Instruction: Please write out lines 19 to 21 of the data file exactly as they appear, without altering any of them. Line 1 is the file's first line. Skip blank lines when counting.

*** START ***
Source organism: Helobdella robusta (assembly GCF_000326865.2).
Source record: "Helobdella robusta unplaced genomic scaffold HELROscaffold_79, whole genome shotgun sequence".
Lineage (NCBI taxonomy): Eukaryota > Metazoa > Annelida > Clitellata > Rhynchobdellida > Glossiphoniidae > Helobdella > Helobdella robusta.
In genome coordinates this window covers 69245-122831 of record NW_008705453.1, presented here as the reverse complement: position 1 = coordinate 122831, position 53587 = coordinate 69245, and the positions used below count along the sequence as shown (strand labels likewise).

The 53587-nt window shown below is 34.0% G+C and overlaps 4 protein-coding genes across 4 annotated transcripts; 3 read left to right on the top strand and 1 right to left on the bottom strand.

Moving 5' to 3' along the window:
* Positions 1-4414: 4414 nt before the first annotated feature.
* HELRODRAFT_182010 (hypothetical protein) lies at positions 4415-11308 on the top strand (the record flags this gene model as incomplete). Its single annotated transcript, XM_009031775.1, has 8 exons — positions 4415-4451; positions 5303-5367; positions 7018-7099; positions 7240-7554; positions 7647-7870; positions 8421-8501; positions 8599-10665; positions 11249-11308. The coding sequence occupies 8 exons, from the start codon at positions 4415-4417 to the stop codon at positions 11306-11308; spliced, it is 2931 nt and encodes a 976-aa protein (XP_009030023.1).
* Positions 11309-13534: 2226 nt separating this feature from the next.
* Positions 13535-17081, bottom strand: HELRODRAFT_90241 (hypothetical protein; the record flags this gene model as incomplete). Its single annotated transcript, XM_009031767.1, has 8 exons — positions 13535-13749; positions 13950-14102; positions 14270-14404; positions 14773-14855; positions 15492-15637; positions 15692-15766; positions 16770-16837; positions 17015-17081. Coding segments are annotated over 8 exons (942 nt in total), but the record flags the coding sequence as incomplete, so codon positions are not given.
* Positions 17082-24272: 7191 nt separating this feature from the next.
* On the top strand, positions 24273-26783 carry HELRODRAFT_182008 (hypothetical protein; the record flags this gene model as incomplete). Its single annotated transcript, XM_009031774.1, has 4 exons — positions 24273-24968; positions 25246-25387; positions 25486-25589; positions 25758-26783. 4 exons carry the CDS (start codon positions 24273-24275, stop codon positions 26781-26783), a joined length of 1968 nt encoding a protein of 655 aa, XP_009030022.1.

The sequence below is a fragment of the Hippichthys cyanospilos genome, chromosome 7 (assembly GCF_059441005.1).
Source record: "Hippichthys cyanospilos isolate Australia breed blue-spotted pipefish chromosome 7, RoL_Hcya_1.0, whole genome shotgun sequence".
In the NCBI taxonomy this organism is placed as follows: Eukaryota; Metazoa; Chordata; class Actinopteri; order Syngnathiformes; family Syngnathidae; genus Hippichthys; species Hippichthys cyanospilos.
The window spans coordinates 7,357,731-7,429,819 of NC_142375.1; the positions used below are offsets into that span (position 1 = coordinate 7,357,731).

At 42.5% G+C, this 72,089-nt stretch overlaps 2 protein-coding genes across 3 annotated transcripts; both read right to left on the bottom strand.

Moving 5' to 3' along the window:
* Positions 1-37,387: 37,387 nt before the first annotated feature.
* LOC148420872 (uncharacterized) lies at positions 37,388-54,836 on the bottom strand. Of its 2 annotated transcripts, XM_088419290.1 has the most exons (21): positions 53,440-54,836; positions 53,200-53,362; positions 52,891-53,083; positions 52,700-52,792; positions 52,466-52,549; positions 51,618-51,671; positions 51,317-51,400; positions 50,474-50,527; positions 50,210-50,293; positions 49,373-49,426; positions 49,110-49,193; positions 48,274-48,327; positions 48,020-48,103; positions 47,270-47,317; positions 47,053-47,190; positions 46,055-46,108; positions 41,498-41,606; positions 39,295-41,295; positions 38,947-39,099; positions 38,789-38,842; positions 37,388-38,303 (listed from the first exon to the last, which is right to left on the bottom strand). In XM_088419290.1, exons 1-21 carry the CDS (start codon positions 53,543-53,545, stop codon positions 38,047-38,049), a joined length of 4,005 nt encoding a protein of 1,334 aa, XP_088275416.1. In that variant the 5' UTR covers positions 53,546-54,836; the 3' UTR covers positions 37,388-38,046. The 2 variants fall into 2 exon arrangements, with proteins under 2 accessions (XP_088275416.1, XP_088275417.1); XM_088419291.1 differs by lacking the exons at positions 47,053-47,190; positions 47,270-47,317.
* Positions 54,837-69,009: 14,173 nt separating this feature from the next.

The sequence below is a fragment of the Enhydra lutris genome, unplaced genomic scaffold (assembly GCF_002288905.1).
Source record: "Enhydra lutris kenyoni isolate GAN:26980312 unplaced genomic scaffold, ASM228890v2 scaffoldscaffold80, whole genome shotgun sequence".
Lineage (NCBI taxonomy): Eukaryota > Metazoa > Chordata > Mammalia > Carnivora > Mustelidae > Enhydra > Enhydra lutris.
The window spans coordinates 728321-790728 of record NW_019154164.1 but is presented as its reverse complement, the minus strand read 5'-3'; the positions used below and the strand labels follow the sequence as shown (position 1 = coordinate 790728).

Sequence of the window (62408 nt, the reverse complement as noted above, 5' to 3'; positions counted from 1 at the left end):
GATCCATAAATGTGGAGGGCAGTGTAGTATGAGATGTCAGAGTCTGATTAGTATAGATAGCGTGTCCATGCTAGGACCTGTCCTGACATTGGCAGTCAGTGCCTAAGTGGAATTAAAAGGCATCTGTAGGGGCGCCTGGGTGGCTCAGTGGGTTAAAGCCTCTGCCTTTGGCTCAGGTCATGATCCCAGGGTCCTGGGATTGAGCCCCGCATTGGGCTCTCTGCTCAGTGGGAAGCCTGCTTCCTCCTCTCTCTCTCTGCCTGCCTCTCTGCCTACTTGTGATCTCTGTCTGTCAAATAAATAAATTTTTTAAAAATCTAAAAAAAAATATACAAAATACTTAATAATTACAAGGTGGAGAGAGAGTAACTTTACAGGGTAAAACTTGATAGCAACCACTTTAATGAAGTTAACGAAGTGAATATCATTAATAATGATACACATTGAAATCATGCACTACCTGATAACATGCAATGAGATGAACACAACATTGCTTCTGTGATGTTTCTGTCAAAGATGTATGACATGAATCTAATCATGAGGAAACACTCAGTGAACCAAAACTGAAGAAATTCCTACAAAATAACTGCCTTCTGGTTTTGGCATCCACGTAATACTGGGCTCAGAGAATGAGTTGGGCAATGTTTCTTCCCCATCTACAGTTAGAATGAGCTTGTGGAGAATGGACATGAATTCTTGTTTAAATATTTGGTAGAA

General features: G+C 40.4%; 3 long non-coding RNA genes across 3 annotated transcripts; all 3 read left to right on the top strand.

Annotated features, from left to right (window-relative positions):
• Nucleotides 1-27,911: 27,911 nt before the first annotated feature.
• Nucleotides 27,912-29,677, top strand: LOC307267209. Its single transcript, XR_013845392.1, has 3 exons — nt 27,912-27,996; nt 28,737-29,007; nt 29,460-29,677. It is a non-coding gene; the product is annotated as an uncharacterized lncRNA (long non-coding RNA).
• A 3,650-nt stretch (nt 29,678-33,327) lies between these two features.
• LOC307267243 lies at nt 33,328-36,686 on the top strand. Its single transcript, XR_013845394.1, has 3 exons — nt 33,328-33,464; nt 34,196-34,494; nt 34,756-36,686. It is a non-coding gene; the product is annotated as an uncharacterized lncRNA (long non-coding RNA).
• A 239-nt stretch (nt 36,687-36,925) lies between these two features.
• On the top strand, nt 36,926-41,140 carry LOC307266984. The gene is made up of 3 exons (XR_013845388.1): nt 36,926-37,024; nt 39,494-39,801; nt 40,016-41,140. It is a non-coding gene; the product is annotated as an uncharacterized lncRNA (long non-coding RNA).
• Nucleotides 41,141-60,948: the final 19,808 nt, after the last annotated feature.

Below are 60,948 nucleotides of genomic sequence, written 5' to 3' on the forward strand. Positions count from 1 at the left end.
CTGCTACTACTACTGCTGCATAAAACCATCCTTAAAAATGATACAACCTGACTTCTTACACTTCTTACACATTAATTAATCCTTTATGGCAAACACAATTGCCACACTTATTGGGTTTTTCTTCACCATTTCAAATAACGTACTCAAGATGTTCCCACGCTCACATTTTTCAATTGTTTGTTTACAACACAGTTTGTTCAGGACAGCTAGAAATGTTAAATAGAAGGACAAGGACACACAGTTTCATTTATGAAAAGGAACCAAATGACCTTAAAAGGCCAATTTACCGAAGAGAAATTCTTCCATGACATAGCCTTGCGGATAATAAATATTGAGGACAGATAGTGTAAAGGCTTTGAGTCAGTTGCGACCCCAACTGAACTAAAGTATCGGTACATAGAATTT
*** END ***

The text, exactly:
* Positions 1-37,387: 37,387 nt before the first annotated feature.
* LOC148420872 (uncharacterized) lies at positions 37,388-54,836 on the bottom strand. Of its 2 annotated transcripts, XM_088419290.1 has the most exons (21): positions 53,440-54,836; positions 53,200-53,362; positions 52,891-53,083; positions 52,700-52,792; positions 52,466-52,549; positions 51,618-51,671; positions 51,317-51,400; positions 50,474-50,527; positions 50,210-50,293; positions 49,373-49,426; positions 49,110-49,193; positions 48,274-48,327; positions 48,020-48,103; positions 47,270-47,317; positions 47,053-47,190; positions 46,055-46,108; positions 41,498-41,606; positions 39,295-41,295; positions 38,947-39,099; positions 38,789-38,842; positions 37,388-38,303 (listed from the first exon to the last, which is right to left on the bottom strand). In XM_088419290.1, exons 1-21 carry the CDS (start codon positions 53,543-53,545, stop codon positions 38,047-38,049), a joined length of 4,005 nt encoding a protein of 1,334 aa, XP_088275416.1. In that variant the 5' UTR covers positions 53,546-54,836; the 3' UTR covers positions 37,388-38,046. The 2 variants fall into 2 exon arrangements, with proteins under 2 accessions (XP_088275416.1, XP_088275417.1); XM_088419291.1 differs by lacking the exons at positions 47,053-47,190; positions 47,270-47,317.
* Positions 54,837-69,009: 14,173 nt separating this feature from the next.